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Wed, 12th November 2014
 

Will some kind of "Bird Flu" strike. Is it all a beatup? How far away and when. Today, nearly all doctors believe it is merely a matter of time before a major world wide pandemic of serious death dealing flu hits the globe. Currently it is the Ebola virus that is the big worry. They believe that individuals, doctors, governments, despite their vigilance, will not be able to control it. Just as the mysterious but closely similar Spanish Flu killed millions world wide in 1918 - more than died in the last dozen wars - the same event will happen.

Influenza virus and related viruses come in two major forms, termed Influenza A and B. From these two families there are immumerable sub-types or strains. The 1918 epidemic was a variant of "A". Since then there have been similar closely related outbreaks, the swine flu, the Asian flu and a few others. Fortunately, none caused many deaths, and there was no mass world scourge.

DROPLET INFECTION:

The current culprit, commonly called avian or bird flu is technically known as H5N1 variant. It spreads through inhalation of infected droplets in the air, by direct contact, and probably bird to humans. Cases reported so far indicate direct exposure to infected poultry the week before symptoms, probably during butchering plucking and preparing the poultry.

Mars Infection:

However, despite this, there appears to be little if any human to human transmission, even though it is often suspected. With the known information, just how mass infection will occur is not clear. The idea of wearing face masks to reduce levels of aerial infection, frequent hand washing, avoiding face to face contact with known infected persons are some of the many recommendations.

Symptoms are general flu like events for a few days followed by high fever, chest and muscle aches and pains, maybe vomiting and diarrhoea, bleeding from nose and gums.

Respiration:

Later respiratory difficulties can occur. Prompt reporting to the doctor is essential. The two known drugs which may help are Tamiflu and Relenza. Being a virus, antibiotics of course are of no benefit. There is some evidence vaccination against current known forms of the flu may offer some protection. It is all a wait-and-see game. But when the time comes, expect the worst. It is inevitable. With Ebola, the outcome is still unknown. High fever and red eyes seem the common symptoms. Fatality rate is high.

 
MINNIE BATTERIES

Q: 

My granny uses mini batteries for her hearing aid, occasionally changes and drops them at our place, but I am eternally worried lest the little ones crawling around the floor could find and eat one. Is this a matter of concern?

A: 

Miniature batteries are very corrosive if swallowed and attacked by stomach acids which are very powerful. The battery may disintegrate and damage or even perforate the bowel leading to peritonitis or abdominal wall infection. Tell granny to change batteries when you are present, and place the old one in the garbage can preferably with the lid on.

 
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PRAWNS

Q: 

I love prawns but now find I come out in a rash if I eat them, which is very frustrating.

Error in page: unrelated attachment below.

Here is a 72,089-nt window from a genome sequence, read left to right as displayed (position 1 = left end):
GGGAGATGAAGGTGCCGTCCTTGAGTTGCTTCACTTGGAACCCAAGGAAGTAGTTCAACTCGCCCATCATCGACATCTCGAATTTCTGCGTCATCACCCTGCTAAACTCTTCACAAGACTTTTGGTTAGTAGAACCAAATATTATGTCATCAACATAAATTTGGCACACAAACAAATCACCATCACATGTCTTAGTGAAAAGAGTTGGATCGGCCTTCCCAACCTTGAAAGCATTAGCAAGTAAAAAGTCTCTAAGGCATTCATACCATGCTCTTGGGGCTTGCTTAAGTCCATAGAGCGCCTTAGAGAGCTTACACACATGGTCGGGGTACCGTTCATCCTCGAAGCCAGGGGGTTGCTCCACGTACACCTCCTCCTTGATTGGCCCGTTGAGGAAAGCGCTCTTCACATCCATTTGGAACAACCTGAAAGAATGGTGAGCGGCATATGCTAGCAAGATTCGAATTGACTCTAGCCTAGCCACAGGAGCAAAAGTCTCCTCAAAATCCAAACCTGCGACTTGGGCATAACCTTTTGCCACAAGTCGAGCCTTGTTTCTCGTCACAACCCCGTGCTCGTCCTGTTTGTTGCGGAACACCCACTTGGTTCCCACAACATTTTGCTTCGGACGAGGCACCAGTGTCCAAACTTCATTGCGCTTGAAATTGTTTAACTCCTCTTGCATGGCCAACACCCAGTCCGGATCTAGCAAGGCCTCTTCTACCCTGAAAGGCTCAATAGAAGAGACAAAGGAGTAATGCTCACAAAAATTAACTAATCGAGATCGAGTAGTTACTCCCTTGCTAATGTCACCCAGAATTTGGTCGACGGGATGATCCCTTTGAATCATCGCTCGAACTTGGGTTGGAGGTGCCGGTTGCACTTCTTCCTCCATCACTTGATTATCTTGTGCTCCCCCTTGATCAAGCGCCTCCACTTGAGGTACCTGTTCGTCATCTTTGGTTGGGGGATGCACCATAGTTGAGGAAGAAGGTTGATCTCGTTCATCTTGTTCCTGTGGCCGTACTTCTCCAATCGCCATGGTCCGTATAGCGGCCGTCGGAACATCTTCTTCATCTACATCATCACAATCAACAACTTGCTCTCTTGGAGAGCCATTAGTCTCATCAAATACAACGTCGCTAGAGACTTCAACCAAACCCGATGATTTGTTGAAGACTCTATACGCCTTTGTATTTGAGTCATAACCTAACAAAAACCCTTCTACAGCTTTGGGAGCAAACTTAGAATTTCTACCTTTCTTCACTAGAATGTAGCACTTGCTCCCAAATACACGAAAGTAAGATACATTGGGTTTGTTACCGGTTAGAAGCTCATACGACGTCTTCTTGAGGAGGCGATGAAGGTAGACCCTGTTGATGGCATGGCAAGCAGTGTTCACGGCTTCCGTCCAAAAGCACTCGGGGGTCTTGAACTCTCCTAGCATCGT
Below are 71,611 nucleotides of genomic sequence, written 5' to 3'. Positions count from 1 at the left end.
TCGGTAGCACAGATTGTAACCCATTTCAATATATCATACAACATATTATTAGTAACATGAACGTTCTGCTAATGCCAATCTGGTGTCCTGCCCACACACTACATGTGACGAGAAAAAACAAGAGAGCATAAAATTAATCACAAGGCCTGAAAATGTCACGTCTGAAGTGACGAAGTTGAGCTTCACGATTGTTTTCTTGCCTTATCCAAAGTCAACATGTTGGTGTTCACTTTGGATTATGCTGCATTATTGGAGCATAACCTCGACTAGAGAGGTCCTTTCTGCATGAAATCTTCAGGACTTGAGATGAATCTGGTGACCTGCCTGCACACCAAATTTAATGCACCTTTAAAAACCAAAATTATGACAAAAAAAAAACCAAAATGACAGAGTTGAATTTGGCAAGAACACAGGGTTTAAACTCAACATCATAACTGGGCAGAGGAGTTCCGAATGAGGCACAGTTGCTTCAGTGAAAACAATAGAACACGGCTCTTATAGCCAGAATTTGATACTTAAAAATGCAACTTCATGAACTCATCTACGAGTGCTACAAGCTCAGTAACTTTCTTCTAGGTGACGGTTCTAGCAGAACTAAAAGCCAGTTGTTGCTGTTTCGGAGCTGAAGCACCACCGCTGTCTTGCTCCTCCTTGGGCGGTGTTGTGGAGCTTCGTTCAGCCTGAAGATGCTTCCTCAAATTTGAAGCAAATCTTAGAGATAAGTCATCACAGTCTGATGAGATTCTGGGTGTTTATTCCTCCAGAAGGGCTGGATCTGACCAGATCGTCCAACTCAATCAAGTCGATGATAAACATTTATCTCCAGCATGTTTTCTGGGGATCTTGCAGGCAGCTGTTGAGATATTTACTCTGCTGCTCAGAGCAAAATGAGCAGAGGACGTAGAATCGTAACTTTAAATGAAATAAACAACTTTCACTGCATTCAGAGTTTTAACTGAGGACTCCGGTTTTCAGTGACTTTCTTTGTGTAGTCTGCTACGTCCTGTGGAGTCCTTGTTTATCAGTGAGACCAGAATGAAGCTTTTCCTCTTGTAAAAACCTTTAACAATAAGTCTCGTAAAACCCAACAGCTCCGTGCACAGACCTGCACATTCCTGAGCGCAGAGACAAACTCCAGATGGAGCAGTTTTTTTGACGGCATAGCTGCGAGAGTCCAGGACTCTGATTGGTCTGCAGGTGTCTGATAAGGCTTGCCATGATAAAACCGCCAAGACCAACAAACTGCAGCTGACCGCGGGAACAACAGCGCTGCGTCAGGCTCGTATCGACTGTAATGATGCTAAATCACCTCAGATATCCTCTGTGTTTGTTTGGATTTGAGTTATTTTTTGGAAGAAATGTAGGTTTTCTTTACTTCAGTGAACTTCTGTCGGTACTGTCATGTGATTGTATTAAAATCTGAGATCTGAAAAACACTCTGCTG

A: 

Allergy to crustaceans, prawns, lobster and occasionally other seafoods is common. Remedy? Do not eat them, do not tempt fate. It may gradually worsen, and ultimately lead to a serious "anaphylactic reaction". This is characterised by breathing difficulties as the airways constrict, and may need immediate adrenaline as a life saving measure.

 
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FEVERS

Q: 

What is the best way to treat a mild fever?

A: 

Drink lots of water. Take body warmth showers ending with very cool, then dry quickly with a soft towel. Avoid drafts for this could cause fresh chills and aggravate. Paracetamol is medication of choice (see label for directions - elixir for children). It is favoured over aspirin which is a stomach irritant, and should never be given to children. See the doctor if it persists. Although many are due to mild viral infections, there may be some other cause needing additional management.

 
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SCARLET FEVER

Q: 

I looked at a very old home medical book mum had, and it talked about the horrors of scarlet fever, but we never seem to hear about it today.

A: 

Scarlet fever was once very serious and highly lethal, and a notifiable disease. The patient, usually a child, turned "scarlet", and ran a fever. But for reasons unknown, the germ suddenly lost its sting about fifty years ago. It is now rarely seen, is not fatal, and may not need treatment. Who knows this may be the ultimate fate also of HIV infection.

 
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CHOOKS

Q: 

I keep about a dozen hens in the backyard (permitted by our local council), but wonder if I run the risk of "bird flu".

A: 

Keeping a few chooks in the backyard under ordinary domestic conditions in this country is most unlikely to lead to bird flu infection. This infection occurs mainly in SE Asian countries where there are mass collections of poultry often kept under dreadful conditions, killed and sold in open markets with all the other flies, bugs, infections so common in these regions.

 
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This health advice is general in nature. You are advised to seek medical attention from your doctor or health care provider for your own specific symptoms and circumstances.

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